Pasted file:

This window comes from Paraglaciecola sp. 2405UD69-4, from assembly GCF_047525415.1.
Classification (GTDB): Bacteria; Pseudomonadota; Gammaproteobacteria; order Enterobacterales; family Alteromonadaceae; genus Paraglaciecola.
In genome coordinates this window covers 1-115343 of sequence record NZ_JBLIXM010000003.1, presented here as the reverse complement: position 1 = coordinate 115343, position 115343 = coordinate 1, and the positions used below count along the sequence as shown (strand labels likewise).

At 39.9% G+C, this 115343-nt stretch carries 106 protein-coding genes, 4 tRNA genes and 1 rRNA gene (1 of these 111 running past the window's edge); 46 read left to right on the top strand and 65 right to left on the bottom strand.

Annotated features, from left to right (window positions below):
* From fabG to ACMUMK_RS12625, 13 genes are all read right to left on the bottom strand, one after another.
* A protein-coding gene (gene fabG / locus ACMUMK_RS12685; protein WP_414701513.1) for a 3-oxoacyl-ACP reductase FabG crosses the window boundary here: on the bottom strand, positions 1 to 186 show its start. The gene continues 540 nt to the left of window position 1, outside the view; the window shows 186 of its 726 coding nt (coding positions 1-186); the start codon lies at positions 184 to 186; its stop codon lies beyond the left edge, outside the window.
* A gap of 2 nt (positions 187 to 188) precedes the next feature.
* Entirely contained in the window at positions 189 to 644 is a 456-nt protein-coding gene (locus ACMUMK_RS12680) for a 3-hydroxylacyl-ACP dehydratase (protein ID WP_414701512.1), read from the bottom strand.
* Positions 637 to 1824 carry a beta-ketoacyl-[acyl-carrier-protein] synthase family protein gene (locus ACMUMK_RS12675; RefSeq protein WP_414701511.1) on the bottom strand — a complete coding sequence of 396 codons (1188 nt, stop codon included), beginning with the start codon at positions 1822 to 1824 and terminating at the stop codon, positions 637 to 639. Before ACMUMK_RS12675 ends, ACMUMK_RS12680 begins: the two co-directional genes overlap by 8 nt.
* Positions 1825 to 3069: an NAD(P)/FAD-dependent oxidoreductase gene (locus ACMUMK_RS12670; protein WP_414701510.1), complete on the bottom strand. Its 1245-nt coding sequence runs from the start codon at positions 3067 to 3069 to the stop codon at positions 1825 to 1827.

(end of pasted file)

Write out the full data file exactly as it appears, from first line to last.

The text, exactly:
This window comes from Paraglaciecola sp. 2405UD69-4, from assembly GCF_047525415.1.
Classification (GTDB): Bacteria; Pseudomonadota; Gammaproteobacteria; order Enterobacterales; family Alteromonadaceae; genus Paraglaciecola.
In genome coordinates this window covers 1-115343 of sequence record NZ_JBLIXM010000003.1, presented here as the reverse complement: position 1 = coordinate 115343, position 115343 = coordinate 1, and the positions used below count along the sequence as shown (strand labels likewise).

At 39.9% G+C, this 115343-nt stretch carries 106 protein-coding genes, 4 tRNA genes and 1 rRNA gene (1 of these 111 running past the window's edge); 46 read left to right on the top strand and 65 right to left on the bottom strand.

Annotated features, from left to right (window positions below):
* From fabG to ACMUMK_RS12625, 13 genes are all read right to left on the bottom strand, one after another.
* A protein-coding gene (gene fabG / locus ACMUMK_RS12685; protein WP_414701513.1) for a 3-oxoacyl-ACP reductase FabG crosses the window boundary here: on the bottom strand, positions 1 to 186 show its start. The gene continues 540 nt to the left of window position 1, outside the view; the window shows 186 of its 726 coding nt (coding positions 1-186); the start codon lies at positions 184 to 186; its stop codon lies beyond the left edge, outside the window.
* A gap of 2 nt (positions 187 to 188) precedes the next feature.
* Entirely contained in the window at positions 189 to 644 is a 456-nt protein-coding gene (locus ACMUMK_RS12680) for a 3-hydroxylacyl-ACP dehydratase (protein ID WP_414701512.1), read from the bottom strand.
* Positions 637 to 1824 carry a beta-ketoacyl-[acyl-carrier-protein] synthase family protein gene (locus ACMUMK_RS12675; RefSeq protein WP_414701511.1) on the bottom strand — a complete coding sequence of 396 codons (1188 nt, stop codon included), beginning with the start codon at positions 1822 to 1824 and terminating at the stop codon, positions 637 to 639. Before ACMUMK_RS12675 ends, ACMUMK_RS12680 begins: the two co-directional genes overlap by 8 nt.
* Positions 1825 to 3069: an NAD(P)/FAD-dependent oxidoreductase gene (locus ACMUMK_RS12670; protein WP_414701510.1), complete on the bottom strand. Its 1245-nt coding sequence runs from the start codon at positions 3067 to 3069 to the stop codon at positions 1825 to 1827.